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The San Francisco Peace Treaty, signed by 48 nations on September 8, 1951, officially ended Japan’s position as an imperial power, provided compensation to those who had suffered in Japan during the Second World War, and terminated the Allied post-war occupation of Japan. The treaty’s seven chapters and preamble marked the end of hostilities between the signatories and provided the foundation for the strong U.S.-Japan political alliance and important bilateral military relationship still in place today. The treaty required Japan to give up all special rights and privileges in China and accept the decisions of the International Military Tribunal for the Far East (IMTFE). Japan relinquished claim to Korea, Formosa and other territories and gave the U.S. control of the Ryukyu Islands (Okinawa).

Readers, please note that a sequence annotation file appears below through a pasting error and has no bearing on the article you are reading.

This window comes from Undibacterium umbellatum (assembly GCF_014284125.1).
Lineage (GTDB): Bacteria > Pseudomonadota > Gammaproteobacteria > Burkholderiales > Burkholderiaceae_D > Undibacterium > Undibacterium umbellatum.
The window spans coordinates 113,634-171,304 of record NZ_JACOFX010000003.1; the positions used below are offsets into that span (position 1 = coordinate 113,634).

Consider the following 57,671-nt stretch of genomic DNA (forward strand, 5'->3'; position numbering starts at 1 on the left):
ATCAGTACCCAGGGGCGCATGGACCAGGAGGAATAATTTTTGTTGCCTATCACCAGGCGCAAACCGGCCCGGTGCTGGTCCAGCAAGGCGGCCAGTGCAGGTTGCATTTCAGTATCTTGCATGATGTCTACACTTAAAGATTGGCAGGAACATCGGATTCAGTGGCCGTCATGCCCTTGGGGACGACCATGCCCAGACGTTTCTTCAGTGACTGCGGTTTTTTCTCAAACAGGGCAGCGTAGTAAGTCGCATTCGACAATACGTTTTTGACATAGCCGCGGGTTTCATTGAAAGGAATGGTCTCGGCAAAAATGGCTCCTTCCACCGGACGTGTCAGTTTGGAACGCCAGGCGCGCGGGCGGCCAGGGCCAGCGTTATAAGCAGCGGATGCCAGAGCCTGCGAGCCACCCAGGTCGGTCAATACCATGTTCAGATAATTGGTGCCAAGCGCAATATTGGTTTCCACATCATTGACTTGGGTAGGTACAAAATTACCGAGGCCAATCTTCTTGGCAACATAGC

The agreement also provided for the revival of commercial treaties, including granting the Allied powers most-favored-nation (MFN) status. Other chapters regulated property claims, reparations and compensation, referred unresolved disputes to the International Court of Justice and defined the ratification process. Seven months after the signing of the treaty, Japan formally regained its sovereignty.

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